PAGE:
Not a routine test

Unlike lab tests for blood cell counts and cholesterol, a lab test to measure uric acid concentrations is not considered routine in North America and Europe.4 A doctor will typically only order this test if they have a reason—for example, they suspect a patient has or is at risk of gout.

Asymptomatic hyperuricemia

Signs and symptoms of hyperuricemia are typically associated with urate crystals found in the joints, tendons, or kidneys.2 People who have abnormally high uric acid levels and no symptoms or signs of urate deposition are said to have asymptomatic hyperuricemia.9

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Treating Hyperuricemia

Whether or not to treat hyperuricemia—and how to treat it—typically depends on whether it causes symptoms.

  • If hyperuricemia triggers gout attacks, medical treatment is recommended.
    • Immediate treatment to lower uric acid levels can ease the symptoms of an ongoing gout attack.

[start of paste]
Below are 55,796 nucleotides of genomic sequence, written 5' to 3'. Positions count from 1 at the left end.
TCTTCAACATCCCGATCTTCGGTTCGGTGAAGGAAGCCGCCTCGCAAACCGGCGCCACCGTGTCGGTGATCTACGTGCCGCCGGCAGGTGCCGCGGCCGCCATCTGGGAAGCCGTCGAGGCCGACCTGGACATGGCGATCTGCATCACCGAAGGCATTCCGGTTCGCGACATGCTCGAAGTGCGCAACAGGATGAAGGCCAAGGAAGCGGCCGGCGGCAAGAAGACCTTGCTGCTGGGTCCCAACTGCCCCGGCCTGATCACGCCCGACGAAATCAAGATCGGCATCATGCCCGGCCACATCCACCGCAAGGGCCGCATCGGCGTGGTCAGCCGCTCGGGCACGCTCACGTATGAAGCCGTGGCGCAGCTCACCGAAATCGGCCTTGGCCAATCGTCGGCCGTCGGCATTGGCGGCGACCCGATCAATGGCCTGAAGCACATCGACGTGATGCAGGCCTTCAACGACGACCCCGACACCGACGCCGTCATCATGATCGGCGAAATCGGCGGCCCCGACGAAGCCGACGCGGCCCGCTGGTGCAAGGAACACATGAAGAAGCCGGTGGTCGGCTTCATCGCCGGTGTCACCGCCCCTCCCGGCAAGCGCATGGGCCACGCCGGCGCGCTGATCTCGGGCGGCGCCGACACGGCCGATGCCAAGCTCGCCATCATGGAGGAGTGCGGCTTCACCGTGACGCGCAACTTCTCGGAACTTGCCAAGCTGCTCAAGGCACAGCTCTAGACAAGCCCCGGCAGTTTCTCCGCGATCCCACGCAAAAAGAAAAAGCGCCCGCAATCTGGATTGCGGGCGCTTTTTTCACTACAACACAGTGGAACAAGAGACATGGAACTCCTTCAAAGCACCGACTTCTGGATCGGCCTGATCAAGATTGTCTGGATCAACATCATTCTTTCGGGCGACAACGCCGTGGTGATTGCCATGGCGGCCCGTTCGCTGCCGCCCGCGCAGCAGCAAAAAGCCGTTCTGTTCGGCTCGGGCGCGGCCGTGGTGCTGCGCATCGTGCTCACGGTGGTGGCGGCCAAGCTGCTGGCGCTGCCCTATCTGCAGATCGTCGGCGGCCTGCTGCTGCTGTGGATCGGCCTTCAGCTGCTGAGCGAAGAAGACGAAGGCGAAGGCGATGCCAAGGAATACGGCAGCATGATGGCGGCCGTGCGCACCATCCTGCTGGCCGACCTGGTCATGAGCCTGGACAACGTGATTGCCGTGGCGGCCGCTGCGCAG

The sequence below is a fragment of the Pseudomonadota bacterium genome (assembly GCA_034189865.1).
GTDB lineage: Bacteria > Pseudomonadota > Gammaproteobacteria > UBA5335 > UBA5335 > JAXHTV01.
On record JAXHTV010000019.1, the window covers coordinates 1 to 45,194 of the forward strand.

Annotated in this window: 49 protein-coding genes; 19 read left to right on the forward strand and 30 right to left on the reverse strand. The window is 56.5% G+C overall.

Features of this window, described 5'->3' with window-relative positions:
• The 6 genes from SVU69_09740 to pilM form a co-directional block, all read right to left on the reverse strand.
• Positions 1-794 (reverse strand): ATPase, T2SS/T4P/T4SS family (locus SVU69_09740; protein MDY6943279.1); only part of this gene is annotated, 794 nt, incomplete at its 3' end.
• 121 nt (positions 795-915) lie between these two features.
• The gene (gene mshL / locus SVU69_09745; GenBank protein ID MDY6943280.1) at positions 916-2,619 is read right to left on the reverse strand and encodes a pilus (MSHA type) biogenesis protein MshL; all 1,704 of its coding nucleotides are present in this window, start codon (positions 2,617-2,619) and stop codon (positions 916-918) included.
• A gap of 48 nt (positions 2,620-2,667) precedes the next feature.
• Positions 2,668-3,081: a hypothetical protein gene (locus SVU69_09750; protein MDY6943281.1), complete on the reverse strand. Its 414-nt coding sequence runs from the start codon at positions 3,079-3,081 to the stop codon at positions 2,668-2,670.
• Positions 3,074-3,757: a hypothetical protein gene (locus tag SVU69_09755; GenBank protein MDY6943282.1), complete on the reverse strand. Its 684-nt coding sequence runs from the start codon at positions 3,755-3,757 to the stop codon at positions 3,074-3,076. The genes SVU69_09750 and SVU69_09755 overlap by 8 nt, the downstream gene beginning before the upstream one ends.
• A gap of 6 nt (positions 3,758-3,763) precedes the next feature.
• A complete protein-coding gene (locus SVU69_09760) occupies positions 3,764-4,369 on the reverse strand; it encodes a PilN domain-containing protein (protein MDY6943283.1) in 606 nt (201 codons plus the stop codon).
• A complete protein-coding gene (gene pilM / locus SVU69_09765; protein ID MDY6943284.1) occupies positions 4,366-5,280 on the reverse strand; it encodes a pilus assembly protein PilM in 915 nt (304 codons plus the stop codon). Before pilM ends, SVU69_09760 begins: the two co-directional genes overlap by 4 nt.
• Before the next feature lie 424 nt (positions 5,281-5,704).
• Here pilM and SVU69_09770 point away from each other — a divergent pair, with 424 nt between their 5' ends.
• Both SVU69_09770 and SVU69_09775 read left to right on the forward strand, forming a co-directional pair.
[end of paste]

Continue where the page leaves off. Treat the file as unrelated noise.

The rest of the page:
• Regular medication and certain lifestyle changes can lower the levels of uric acid in the body, reducing the risk of future gout attacks.
  • If hyperuricemia does not cause signs or symptoms (asymptomatic hyperuricemia), the treatment recommendations are less clear.
    • Using uric-acid lowering medications to treat asymptomatic hyperuricemia may have a positive impact on health, but this idea is controversial.4 Long-term use of these medications carries potential side effects and health risks.9
    • While the use of medication is controversial, many doctors agree that even asymptomatic hyperuricemia is a sign that lifestyle changes should be made.

Read more about Gout Treatment

Lifestyle changes that can lower hyperuricemia include:

  • Eating a whole foods, plant-based diet that is low in purines.
  • Losing excess weight through diet and exercise may help lower uric acid levels in the blood.10
  • Getting regular exercise and avoiding a sedentary lifestyle. Research suggests that doing these two things—independent of weight loss—may reduce the risk of hyperuricemia.11,12

People who are interested in treating hyperuricemia through diet are advised to learn about purines, which are found in foods and drinks. Experts estimate a low purine diet can reduce uric acid levels up to 15%.9

See Gout Prevention Diet

References

  • 1.Stewart DJ, Langlois V, Noone D. Hyperuricemia and Hypertension: Links and Risks. Integr Blood Press Control. 2019;12:43-62. Published 2019 Dec 24. doi:10.2147/IBPC.S184685